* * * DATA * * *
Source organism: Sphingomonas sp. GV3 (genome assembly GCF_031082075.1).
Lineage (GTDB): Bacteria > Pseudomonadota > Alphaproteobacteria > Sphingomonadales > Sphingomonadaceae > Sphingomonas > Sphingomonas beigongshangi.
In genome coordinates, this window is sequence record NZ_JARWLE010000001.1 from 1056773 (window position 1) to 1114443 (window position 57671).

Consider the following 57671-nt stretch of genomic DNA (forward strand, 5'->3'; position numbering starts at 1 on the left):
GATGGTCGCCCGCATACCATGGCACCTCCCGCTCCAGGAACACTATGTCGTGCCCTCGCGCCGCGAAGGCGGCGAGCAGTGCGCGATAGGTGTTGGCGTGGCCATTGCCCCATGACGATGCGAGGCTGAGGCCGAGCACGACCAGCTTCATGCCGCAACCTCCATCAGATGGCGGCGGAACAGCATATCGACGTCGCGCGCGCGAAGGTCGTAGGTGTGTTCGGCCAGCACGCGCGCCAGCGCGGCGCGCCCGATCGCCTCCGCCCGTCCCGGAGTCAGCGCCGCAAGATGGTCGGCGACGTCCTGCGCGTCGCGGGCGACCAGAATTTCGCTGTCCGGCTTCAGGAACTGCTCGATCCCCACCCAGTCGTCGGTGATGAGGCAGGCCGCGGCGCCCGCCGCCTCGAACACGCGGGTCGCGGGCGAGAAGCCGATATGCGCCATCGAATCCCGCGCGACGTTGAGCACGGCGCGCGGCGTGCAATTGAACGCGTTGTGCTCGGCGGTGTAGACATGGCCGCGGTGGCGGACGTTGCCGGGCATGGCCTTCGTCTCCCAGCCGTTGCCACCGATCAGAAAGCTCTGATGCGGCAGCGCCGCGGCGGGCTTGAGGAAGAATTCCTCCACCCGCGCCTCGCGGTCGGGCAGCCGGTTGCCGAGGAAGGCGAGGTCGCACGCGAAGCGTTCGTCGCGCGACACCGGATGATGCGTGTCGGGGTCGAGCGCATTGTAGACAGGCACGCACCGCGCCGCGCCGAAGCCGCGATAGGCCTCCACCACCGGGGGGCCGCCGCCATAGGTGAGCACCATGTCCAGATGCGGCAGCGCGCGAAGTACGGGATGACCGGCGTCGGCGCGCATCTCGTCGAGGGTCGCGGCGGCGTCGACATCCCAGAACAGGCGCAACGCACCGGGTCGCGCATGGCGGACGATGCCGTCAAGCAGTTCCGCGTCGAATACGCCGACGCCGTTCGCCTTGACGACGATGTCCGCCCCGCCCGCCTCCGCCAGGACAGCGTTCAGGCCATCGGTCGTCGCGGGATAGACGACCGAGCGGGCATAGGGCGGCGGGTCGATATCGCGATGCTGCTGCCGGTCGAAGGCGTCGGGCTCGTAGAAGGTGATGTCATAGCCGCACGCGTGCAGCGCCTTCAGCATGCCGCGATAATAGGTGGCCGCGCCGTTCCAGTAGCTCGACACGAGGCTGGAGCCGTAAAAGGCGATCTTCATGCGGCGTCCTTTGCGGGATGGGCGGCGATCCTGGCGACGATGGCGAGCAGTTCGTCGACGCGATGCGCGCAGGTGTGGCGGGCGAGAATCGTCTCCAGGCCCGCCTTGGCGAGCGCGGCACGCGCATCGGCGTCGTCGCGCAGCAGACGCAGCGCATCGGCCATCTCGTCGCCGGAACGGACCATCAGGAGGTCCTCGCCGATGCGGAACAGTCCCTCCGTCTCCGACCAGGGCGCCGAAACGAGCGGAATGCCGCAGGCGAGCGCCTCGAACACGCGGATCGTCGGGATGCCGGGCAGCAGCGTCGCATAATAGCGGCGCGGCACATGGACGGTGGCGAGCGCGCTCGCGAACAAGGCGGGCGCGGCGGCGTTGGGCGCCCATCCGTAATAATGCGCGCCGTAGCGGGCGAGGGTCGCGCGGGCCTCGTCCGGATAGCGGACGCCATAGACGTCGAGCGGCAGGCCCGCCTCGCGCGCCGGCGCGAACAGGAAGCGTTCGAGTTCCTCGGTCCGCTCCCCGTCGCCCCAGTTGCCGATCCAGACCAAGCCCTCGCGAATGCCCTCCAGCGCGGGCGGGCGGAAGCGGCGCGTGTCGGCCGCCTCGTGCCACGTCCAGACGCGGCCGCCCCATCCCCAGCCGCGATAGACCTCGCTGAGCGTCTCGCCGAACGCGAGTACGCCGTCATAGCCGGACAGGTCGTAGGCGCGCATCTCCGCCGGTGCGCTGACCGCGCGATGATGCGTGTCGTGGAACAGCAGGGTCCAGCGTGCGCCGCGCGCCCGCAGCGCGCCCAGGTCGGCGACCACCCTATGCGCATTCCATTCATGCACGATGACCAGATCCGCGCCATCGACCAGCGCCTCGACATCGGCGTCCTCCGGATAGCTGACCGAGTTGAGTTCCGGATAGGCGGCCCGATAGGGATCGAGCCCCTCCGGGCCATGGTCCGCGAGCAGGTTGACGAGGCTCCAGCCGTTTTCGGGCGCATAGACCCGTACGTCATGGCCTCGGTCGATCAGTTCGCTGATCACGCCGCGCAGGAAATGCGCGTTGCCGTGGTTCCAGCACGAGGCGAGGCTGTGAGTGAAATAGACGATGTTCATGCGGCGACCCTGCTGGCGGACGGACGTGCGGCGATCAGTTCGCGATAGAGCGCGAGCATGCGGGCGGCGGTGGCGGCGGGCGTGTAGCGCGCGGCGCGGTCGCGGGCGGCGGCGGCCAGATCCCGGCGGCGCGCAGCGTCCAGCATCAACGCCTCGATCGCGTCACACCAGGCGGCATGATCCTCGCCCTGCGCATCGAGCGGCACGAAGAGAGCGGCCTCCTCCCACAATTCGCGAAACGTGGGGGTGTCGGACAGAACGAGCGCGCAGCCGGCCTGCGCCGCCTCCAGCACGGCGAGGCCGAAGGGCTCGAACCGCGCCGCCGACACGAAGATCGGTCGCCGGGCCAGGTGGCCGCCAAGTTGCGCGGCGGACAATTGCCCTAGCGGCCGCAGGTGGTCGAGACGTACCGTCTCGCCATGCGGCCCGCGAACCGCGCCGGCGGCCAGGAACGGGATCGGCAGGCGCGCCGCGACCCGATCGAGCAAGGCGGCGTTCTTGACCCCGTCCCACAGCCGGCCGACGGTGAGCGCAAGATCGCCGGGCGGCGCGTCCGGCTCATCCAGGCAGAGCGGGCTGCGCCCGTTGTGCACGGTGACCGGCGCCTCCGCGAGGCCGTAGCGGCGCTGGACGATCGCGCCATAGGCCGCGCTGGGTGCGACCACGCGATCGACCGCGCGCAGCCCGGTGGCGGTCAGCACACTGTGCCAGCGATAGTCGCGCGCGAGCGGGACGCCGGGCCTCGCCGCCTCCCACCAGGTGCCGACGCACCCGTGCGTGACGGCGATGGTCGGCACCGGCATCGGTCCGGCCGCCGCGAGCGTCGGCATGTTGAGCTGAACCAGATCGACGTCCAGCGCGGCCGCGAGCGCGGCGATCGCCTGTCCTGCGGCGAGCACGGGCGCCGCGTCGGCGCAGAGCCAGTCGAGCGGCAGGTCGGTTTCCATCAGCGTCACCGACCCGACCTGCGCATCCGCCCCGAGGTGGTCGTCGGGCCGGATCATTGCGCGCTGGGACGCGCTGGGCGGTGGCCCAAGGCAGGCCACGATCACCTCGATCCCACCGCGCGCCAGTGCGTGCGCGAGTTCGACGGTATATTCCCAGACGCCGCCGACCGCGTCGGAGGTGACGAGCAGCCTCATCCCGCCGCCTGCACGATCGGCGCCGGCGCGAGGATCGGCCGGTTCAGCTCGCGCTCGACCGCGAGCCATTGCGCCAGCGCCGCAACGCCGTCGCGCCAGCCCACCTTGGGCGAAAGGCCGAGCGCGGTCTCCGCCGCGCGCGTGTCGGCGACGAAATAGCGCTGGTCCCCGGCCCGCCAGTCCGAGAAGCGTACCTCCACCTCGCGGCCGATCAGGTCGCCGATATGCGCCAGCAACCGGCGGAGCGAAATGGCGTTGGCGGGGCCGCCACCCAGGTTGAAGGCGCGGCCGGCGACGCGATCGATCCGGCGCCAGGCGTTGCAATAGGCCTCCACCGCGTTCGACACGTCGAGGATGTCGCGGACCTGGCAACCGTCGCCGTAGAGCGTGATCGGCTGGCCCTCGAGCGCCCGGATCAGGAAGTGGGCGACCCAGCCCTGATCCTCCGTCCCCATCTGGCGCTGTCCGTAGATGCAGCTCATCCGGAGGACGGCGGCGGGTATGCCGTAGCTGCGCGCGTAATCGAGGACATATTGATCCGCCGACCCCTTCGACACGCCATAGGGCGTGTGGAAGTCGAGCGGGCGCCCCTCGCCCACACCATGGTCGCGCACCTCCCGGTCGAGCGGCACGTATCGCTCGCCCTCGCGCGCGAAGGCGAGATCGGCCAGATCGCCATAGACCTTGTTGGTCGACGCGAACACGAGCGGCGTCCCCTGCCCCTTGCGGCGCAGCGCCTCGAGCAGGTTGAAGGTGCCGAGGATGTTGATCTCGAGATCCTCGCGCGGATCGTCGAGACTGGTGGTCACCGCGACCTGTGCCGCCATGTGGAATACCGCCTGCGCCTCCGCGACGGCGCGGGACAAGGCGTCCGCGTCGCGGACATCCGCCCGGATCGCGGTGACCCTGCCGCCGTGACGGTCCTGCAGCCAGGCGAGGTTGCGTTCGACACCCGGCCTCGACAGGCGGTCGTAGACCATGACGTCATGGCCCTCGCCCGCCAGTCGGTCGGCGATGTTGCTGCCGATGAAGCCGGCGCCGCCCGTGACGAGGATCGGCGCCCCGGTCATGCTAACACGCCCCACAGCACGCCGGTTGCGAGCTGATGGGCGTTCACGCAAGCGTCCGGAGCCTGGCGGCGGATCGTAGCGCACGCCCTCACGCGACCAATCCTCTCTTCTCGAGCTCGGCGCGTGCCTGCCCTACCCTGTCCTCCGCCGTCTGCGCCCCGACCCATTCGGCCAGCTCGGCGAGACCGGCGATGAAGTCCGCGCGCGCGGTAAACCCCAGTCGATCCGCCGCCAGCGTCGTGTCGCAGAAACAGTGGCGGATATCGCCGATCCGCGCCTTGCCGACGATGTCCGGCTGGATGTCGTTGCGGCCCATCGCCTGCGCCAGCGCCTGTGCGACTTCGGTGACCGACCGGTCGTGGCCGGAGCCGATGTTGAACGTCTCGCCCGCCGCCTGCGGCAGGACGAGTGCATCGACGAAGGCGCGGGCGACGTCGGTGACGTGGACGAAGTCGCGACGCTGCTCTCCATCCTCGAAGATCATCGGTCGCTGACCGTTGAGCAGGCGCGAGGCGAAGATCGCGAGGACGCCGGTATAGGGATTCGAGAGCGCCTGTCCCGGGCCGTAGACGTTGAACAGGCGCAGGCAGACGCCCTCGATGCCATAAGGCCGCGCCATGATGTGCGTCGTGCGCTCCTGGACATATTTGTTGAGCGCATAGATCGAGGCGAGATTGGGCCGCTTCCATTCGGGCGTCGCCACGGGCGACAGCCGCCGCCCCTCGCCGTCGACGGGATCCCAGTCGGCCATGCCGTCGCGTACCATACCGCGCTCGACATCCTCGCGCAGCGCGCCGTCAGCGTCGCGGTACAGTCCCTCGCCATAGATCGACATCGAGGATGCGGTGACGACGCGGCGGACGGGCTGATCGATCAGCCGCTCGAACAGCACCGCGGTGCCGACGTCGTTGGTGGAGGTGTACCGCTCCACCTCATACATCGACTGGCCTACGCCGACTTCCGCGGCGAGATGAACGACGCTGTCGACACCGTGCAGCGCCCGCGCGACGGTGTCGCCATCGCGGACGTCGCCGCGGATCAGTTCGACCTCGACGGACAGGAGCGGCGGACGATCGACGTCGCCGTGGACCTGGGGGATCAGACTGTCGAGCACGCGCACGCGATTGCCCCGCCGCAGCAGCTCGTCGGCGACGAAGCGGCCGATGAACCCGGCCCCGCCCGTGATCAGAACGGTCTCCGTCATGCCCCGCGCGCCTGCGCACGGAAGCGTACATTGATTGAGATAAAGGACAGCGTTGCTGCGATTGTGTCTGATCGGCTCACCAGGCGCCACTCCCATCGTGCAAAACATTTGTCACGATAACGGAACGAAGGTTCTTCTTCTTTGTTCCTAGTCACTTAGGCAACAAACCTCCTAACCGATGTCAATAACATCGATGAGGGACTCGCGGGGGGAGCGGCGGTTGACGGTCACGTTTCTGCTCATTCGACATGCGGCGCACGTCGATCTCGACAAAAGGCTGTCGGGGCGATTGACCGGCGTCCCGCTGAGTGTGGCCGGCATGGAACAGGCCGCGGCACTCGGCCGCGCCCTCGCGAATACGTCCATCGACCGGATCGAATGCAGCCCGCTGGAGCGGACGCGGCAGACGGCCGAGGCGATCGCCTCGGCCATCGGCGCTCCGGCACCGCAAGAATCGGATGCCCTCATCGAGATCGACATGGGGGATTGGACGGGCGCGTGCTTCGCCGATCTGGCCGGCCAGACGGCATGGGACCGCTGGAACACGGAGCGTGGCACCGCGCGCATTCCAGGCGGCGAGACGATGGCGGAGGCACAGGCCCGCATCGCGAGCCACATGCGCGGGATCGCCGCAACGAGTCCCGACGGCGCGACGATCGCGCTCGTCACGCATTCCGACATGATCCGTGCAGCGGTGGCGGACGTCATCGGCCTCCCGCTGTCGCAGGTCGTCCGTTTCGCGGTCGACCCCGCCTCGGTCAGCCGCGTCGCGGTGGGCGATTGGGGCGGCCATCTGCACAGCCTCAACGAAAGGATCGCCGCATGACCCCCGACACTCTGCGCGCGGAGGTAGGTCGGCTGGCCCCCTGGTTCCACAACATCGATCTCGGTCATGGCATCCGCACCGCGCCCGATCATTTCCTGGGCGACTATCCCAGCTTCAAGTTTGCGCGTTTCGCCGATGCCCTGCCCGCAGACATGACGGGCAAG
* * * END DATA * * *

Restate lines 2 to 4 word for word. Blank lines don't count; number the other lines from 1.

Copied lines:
Lineage (GTDB): Bacteria > Pseudomonadota > Alphaproteobacteria > Sphingomonadales > Sphingomonadaceae > Sphingomonas > Sphingomonas beigongshangi.
In genome coordinates, this window is sequence record NZ_JARWLE010000001.1 from 1056773 (window position 1) to 1114443 (window position 57671).

Consider the following 57671-nt stretch of genomic DNA (forward strand, 5'->3'; position numbering starts at 1 on the left):